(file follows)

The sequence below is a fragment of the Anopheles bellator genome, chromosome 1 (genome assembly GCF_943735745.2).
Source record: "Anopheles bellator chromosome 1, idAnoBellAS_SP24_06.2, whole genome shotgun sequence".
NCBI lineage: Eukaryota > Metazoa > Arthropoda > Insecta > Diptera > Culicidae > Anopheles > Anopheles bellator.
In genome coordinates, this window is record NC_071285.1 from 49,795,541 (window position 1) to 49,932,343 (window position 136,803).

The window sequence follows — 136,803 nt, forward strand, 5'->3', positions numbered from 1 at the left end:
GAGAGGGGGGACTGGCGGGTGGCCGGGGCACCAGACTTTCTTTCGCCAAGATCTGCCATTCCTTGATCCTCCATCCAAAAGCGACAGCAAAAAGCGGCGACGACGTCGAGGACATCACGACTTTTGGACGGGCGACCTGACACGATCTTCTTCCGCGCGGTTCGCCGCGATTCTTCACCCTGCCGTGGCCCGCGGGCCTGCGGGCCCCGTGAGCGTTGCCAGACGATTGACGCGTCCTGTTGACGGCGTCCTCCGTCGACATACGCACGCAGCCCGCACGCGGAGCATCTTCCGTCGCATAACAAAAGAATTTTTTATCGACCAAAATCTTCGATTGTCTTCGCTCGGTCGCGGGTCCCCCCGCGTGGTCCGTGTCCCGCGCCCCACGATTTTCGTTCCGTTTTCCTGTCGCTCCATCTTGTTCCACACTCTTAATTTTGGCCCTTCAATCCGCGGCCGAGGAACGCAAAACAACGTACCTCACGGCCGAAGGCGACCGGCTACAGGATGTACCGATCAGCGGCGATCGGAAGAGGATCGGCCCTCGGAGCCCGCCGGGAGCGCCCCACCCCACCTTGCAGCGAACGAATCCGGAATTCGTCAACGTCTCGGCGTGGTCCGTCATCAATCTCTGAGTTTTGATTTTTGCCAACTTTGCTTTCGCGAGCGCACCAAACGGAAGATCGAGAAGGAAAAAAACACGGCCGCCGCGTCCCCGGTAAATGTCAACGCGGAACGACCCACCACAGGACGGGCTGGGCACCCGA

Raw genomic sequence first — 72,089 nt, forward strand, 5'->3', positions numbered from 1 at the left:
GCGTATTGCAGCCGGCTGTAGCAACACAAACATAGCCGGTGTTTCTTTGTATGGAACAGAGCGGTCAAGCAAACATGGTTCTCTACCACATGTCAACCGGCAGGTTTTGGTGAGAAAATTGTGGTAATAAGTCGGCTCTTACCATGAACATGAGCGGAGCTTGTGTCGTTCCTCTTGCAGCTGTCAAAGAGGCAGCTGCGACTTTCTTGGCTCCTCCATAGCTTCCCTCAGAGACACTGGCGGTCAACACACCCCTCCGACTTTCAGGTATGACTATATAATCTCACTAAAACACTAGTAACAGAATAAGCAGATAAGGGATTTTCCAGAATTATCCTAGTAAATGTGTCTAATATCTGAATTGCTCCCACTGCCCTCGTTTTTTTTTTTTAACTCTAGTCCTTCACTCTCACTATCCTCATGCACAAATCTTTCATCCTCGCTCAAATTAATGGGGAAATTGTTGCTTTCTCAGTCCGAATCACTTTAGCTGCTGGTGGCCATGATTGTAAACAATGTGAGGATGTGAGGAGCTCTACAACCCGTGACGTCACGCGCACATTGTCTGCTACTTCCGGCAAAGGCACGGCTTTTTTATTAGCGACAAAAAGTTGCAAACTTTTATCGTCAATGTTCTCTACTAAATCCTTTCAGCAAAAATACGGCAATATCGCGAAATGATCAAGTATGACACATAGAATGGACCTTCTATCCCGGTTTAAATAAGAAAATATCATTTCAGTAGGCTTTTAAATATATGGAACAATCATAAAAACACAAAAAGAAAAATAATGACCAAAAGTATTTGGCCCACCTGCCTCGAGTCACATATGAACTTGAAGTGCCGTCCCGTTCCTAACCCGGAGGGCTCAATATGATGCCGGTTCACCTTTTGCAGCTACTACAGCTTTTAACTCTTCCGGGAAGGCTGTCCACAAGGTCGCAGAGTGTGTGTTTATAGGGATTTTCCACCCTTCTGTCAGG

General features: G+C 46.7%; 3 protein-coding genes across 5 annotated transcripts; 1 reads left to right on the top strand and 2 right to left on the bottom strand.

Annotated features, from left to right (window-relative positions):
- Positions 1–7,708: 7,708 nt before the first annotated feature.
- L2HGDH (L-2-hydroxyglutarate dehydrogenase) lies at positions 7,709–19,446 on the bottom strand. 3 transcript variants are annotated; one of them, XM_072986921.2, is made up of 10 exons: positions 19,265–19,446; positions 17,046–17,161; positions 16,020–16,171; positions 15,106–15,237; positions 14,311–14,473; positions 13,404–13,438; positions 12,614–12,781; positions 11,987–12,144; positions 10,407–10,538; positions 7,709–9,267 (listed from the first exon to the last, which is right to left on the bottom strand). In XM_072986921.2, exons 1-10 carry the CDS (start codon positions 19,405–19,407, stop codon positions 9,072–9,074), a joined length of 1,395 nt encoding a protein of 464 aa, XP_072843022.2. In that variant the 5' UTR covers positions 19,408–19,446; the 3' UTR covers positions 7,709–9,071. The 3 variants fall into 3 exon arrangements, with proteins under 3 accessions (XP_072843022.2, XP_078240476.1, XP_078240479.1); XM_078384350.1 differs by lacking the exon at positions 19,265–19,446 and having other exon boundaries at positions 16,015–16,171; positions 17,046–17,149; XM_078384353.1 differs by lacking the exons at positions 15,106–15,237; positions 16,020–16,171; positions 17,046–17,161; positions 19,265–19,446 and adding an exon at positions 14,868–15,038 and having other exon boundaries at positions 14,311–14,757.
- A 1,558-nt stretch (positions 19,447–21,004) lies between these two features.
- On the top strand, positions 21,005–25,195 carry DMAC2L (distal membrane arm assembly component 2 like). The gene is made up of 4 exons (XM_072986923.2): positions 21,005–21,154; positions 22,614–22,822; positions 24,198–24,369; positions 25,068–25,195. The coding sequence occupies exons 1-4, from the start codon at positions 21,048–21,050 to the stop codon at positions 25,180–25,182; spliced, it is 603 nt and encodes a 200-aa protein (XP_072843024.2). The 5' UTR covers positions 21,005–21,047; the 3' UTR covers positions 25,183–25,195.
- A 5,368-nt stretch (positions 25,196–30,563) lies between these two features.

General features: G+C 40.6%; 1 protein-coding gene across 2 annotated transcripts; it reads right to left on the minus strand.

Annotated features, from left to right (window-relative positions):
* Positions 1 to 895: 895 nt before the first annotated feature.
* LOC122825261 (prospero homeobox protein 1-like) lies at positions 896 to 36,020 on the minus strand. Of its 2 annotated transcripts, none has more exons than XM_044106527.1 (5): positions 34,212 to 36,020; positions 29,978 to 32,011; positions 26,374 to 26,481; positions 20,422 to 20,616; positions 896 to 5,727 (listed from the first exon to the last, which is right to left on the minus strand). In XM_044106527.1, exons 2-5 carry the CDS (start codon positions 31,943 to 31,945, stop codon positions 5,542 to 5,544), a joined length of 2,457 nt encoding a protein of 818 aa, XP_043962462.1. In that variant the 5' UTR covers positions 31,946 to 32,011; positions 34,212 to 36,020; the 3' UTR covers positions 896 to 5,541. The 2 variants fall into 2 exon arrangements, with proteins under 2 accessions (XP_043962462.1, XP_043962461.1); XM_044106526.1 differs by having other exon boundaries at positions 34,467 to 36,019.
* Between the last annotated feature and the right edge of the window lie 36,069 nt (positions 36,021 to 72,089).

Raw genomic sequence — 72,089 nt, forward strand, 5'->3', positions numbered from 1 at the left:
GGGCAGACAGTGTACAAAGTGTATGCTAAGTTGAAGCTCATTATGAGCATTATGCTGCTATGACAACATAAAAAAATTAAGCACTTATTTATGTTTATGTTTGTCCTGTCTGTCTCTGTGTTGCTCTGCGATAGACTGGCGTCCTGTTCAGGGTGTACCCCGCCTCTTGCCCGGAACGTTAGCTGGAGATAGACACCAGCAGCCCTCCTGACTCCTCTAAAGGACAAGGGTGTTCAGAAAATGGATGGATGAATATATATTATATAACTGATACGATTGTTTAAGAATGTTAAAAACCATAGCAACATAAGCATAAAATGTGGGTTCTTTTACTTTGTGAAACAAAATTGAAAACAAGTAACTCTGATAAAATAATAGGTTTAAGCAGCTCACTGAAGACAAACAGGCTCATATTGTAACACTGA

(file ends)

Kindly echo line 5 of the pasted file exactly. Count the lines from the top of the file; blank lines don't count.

The window sequence follows — 136,803 nt, forward strand, 5'->3', positions numbered from 1 at the left end: